I could see part of the lit street. I ran and dove for the light. Somehow I found myself on the sidewalk. I heard a slurping sound behind me. I glanced back; the opening to the alleyway was black and pulsing. I ran. If there had been a car coming it would have run me down. I don’t remember a lot else about that night, other than my new certainty that parts of some cities are alive.  I showed up at a shelter the next day and lied about my age, probably a lot easier to get away with thirty-five years ago. Stayed there for a few months, runny oatmeal for breakfast, sleeping on a mat, in my clothes, wallet-under-rolled-up-jacket as a pillow, being shooed out after breakfast, being let back in in the evening. That next spring I’d had enough. I’d gotten some money so I bailed from the city. I didn’t head back home, I headed west. I worked. I stayed out of trouble. I lived someplace other than the streets.

            And I was careful in the big cities. I knew the shadows hid more than punks with knives.

 

                                                    —end—

 

Posted in Bryce Going, Fantasy, Fiction, Horror, Monday Flash Fiction, Uncategorized | Leave a comment

Christmas in…March???!! Friday Flash Fics by Jeff Baker for March 16, 2018.

28951386_354126738418237_836919504846979072_n                                                                        Green Not Alone in Summertime 

By Jeff Baker

 

 

“I think it’s early,” Silvio said. “Way too early is why.”

“Of course it’s early,” Mitchell said. “But I didn’t want to wait until July or August this year.

“March is way too early to take Christmas card pictures,” Silvio said.

“Says the man who ordered his nephew’s Christmas present last week,” Mitchell said.

“This way we have it out of the way early,” Silvio said. “Besides, I found it in the storeroom this morning. I had to move it out of the way, so no sense letting it go to waste.”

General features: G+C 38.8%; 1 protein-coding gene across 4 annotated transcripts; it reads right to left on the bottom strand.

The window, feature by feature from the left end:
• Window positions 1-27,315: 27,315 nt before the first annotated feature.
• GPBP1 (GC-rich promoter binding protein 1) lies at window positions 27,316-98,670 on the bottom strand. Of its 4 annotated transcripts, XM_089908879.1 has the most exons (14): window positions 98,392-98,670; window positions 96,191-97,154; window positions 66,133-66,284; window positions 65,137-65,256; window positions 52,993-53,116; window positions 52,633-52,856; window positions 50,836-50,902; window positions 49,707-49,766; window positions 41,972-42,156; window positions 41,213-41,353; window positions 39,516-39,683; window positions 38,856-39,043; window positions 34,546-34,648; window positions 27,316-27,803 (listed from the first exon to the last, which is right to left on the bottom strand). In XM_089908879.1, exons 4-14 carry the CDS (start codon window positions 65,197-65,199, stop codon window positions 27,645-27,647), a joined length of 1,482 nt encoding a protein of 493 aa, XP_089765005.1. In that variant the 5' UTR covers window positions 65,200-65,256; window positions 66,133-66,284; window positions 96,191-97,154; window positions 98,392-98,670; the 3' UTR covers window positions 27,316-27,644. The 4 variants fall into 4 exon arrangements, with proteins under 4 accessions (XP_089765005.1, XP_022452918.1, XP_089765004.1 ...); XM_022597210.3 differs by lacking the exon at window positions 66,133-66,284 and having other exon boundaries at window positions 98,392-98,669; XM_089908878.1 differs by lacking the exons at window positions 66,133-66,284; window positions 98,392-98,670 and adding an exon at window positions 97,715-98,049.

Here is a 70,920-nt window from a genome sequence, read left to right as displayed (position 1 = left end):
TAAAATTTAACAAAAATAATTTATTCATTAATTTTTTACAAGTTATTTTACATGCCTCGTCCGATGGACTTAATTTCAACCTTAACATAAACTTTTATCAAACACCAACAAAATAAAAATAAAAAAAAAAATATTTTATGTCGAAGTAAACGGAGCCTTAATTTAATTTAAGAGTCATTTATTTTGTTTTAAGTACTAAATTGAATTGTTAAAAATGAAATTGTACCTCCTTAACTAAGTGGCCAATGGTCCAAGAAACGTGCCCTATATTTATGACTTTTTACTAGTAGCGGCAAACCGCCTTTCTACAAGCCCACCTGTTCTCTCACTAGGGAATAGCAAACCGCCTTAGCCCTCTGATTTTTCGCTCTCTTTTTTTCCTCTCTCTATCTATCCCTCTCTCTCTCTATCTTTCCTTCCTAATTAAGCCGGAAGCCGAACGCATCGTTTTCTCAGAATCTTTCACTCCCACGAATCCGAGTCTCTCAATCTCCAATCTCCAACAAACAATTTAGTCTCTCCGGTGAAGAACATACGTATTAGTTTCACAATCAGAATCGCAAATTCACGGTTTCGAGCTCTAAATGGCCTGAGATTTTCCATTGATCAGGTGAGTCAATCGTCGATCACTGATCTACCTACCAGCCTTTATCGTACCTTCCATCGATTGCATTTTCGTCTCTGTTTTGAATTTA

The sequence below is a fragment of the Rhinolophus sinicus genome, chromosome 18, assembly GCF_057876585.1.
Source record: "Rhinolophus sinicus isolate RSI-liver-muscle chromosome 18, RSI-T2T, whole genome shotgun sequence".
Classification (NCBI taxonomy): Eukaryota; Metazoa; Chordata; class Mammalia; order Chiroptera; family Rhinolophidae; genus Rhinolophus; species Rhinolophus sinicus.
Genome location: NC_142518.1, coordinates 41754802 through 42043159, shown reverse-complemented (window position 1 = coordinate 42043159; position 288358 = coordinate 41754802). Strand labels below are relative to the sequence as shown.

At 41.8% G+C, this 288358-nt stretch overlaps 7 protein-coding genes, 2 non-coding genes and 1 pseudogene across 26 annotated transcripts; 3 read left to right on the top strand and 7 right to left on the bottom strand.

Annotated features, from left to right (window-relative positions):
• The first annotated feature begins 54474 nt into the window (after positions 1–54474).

“Hey, you’re not thinking of wearing those shorts are you?” Mitchell asked.

“You mean that underwear with Santa on it?” Silvio said. “Sure. If I lose a bunch of pounds and go to the gym ‘till I look like some buff gym bunny.”

They both laughed.

“Jeans and sweaters?” Silvio asked? “Not Christmas sweaters.”

“Deal.” Mitchell said. “Just make sure the sweaters don’t clash with the tree.”

“Now that sounds gay,” Silvio said. “Besides, the ornaments don’t come off this tree. It came that way, remember?”

“Oh, yeah,” Mitchell said. “I’m almost tempted to do something like in that book you got me last year. You know, where the guy was on his own and got a different ornament for his tree every year, to sort of symbolize the year.”

“We’d have to get another tree,” Silvio said. “And this apartment really doesn’t have room. We barely fit the couch in, remember?”

“Yeah,” Mitchell said. “And after we got it in here we collapsed on it, remember?”

“Mmmm-Hmmmm.” Silvio said, kissing him. They moved to the couch for a few minutes.

“Hey, I have an idea,” Silvio said. “Let’s pose in the buff, covered by the tree!” They laughed again.

“And we only send that card to us. Maybe get a couple of boxes with Santa or the wise men to send to everybody else.” Mitchell said.

“Deal.” Silvio said. “I feel like some egg nog now.”

“No rush, they won’t start selling it for about eight more months.”

 

—end—

 

Author’s Note: The title is from “Oh Christmas Tree.”

Posted in Christmas, Fiction, Friday Flash Fics, LGBT, Uncategorized | 4 Comments